The oldest point on Madrid’s "Art Triangle," the neo-classical edifice containing the Museo del Prado has displayed the Spanish royal family’s art collection to the public ever since it opened in 1819. It’s crucial to understand that the works on display reflect the taste of Spain’s sixteenth to eighteenth century monarchs, rather than those of academic curators, as this explains why the bulk of the paintings come from territories under Spanish rule or influence, the extensive representation of court artists, and the dearth of pre-Renaissance works. That said, it’s still one of the world’s greatest art collections.
Simultaneously grandiose and austere, the Prado’s interior remains just as impressive as it must have been when it opened – and consequently you should set aside a full day for even the most cursory examination of the collection as a whole. Whether you have this amount of time or only a few hours, it’s wise to pick up a free map upon entering. Regardless of your particular interest, you shouldn’t miss Diego Velázquez’ "Las Meniñas" (Room 12) and Francisco de Goya’s "Disasters of War" (Room 39), the highlights of unrivalled collections of these two competitors for the title of Spain’s greatest painter.
The other greats of Spain’s rich pre-modern artistic history are amply represented as well, with entire galleries dominated by the works of El Greco (60A-62A), Zurbarán (17A-18A), Murillo, and Ribera, the latter two sharing Rooms 25-29. The eschatological paintings of the Hieronymous Bosch (a native of Spanish-ruled Flanders) are concentrated in Room 58 and sharply contrast with the Prado’s Spanish and Italian works, although his eccentric masterpiece "The Garden of Earthly Delights" (Room 58) would stand out anywhere! The Prado boasts several paintings by Raphael and the great Venetian triumvirate of Veronese, Titian, and Tintoretto but the greatest Italian work in the collection is Caravaggio’s "David Defeating Goliath" (Room 65).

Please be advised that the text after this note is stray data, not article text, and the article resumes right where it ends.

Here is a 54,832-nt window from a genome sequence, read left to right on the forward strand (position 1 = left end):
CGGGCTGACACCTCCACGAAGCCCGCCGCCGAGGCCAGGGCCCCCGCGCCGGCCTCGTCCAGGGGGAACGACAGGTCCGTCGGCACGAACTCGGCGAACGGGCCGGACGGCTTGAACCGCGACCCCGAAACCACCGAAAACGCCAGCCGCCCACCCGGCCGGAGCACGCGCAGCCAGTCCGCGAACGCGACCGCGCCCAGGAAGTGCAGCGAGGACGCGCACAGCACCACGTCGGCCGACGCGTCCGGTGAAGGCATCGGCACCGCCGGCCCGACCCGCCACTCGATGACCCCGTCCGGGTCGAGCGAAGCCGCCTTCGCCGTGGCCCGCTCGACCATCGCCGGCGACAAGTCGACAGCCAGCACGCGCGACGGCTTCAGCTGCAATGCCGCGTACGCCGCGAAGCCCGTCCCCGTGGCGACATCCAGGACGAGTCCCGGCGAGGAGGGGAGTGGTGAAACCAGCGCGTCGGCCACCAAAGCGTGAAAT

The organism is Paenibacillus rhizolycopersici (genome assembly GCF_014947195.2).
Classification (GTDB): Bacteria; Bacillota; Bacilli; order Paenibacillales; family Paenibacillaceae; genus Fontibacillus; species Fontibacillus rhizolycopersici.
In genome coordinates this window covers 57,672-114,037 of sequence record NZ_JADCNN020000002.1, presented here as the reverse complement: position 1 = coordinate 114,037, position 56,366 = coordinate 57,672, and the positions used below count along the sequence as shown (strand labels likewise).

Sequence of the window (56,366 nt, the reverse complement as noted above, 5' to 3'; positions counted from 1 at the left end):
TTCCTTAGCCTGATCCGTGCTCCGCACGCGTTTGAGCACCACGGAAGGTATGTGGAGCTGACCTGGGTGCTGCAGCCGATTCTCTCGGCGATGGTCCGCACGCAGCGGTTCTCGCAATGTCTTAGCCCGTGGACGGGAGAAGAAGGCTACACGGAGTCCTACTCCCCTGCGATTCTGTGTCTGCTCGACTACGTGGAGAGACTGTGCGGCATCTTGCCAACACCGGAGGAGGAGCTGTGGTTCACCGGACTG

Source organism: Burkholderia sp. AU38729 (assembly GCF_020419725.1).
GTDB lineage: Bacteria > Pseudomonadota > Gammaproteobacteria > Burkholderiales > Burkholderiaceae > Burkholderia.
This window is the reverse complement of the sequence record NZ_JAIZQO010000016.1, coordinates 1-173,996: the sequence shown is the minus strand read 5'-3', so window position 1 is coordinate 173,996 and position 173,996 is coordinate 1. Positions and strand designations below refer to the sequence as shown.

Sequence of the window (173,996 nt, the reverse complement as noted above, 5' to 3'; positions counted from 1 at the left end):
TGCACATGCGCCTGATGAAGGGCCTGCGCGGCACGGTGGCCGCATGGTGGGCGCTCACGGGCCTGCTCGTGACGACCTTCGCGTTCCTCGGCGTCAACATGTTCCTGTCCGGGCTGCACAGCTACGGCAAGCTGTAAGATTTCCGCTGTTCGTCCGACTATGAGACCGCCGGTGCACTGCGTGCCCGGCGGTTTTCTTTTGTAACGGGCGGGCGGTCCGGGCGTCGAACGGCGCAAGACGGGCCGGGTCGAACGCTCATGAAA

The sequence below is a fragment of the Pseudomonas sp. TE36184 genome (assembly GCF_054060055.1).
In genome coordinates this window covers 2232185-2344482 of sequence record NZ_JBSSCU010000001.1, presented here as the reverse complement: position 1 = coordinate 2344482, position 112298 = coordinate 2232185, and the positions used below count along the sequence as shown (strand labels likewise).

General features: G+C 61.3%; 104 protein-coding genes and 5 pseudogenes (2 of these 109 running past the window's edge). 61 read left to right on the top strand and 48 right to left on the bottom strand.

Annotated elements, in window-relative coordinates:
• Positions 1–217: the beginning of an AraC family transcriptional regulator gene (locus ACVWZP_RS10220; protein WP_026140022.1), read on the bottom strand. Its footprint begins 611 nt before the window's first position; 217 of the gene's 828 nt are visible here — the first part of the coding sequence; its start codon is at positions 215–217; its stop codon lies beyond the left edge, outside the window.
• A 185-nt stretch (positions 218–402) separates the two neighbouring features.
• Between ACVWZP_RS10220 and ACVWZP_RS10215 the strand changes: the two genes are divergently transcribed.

I’ve provided these room numbers as the free map is rather basic and nearly all the labeling inside the galleries is in Spanish. I suspect these to be part of a concerted plan to convince foreign visitors to purchase painter-specific gallery guides from machines strategic placed in the Prado’s most visited galleries for €1 each. A rather more shameless fundraising ploy is the overpriced fare in the Prado’s mediocre cafeteria - El Botánico around the corner from the Murillo entrance at Calle Ruíz Alarcón 27 offers much tastier options!
Visiting the Prado requires some planning; it’s open 9am to 7pm Tuesday to Saturday, and 9 am to 2 pm on Sunday, but admission is free only on Sundays and after 2:30pm on Saturday, with the result that the museum tends to be most busy at these times. In addition, if you’d like to see the typically excellent temporary exhibitions (for which there is invariably a line) you have to enter by the northern Puerta de Goya, otherwise it’s better to use the far less busy southern Puerta de Murillo.